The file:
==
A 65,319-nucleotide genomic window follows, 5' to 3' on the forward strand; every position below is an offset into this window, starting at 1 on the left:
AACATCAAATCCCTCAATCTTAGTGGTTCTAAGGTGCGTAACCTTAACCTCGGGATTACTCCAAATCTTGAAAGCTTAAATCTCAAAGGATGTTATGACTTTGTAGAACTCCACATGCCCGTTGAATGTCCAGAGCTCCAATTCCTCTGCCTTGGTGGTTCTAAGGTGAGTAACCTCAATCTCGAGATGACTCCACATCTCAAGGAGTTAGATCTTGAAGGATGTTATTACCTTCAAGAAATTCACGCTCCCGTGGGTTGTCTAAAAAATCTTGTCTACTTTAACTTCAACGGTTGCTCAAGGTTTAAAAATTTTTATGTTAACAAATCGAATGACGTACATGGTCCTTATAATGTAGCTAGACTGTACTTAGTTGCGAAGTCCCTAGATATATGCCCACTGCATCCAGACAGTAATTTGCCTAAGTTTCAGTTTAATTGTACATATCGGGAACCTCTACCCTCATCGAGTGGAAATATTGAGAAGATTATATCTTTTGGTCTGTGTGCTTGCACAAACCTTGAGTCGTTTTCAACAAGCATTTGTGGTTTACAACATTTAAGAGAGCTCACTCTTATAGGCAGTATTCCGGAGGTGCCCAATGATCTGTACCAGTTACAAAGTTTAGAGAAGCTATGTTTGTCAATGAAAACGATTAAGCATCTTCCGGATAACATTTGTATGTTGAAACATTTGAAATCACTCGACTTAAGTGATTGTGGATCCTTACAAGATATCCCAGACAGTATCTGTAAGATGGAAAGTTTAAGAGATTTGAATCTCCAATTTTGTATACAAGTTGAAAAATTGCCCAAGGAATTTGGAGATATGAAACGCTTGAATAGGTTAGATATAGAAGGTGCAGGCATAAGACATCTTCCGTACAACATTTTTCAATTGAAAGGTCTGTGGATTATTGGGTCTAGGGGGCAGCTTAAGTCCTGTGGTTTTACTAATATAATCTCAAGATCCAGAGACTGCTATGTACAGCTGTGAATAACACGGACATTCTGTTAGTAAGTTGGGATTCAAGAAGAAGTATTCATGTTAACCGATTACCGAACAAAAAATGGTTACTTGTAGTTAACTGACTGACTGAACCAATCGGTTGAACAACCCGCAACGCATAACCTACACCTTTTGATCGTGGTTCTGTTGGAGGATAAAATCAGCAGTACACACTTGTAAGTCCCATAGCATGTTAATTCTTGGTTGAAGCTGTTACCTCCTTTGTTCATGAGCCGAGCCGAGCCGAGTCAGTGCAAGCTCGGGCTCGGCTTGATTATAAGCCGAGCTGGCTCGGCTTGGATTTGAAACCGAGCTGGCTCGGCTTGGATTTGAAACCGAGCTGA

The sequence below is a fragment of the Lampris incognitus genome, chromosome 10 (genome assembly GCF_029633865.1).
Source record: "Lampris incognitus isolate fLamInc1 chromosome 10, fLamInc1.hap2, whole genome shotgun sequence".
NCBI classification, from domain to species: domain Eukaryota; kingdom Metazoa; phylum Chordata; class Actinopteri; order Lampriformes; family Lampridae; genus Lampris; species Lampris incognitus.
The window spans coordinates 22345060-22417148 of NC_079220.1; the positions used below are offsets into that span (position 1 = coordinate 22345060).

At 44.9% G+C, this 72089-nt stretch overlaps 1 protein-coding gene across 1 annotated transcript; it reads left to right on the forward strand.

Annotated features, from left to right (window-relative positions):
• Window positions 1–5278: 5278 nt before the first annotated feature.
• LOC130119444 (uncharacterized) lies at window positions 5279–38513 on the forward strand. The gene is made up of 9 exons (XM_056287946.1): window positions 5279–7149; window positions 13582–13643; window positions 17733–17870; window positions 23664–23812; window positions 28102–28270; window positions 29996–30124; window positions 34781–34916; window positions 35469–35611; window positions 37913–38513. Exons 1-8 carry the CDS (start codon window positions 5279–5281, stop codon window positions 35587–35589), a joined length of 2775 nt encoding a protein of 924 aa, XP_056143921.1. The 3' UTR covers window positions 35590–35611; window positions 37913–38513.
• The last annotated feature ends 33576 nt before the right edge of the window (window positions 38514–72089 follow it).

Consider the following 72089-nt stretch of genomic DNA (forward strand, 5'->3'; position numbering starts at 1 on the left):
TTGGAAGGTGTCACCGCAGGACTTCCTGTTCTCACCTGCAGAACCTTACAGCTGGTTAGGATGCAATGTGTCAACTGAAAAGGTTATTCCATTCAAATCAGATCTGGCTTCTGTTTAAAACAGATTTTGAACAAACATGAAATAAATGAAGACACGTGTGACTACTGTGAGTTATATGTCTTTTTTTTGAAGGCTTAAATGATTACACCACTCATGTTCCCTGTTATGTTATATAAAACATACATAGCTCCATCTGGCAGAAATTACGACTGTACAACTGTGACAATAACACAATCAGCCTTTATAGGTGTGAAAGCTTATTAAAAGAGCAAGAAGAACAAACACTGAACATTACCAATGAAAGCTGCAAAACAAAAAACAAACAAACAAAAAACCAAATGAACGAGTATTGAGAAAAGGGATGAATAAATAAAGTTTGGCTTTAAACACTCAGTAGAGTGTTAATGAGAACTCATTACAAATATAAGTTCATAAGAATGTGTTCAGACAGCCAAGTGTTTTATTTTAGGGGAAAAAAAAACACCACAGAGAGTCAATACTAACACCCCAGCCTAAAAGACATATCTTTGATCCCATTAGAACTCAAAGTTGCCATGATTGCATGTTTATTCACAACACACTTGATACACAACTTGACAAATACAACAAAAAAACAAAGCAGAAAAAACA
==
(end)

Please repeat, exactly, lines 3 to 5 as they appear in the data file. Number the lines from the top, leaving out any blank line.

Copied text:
The sequence below is a fragment of the Lampris incognitus genome, chromosome 10 (genome assembly GCF_029633865.1).
Source record: "Lampris incognitus isolate fLamInc1 chromosome 10, fLamInc1.hap2, whole genome shotgun sequence".
NCBI classification, from domain to species: domain Eukaryota; kingdom Metazoa; phylum Chordata; class Actinopteri; order Lampriformes; family Lampridae; genus Lampris; species Lampris incognitus.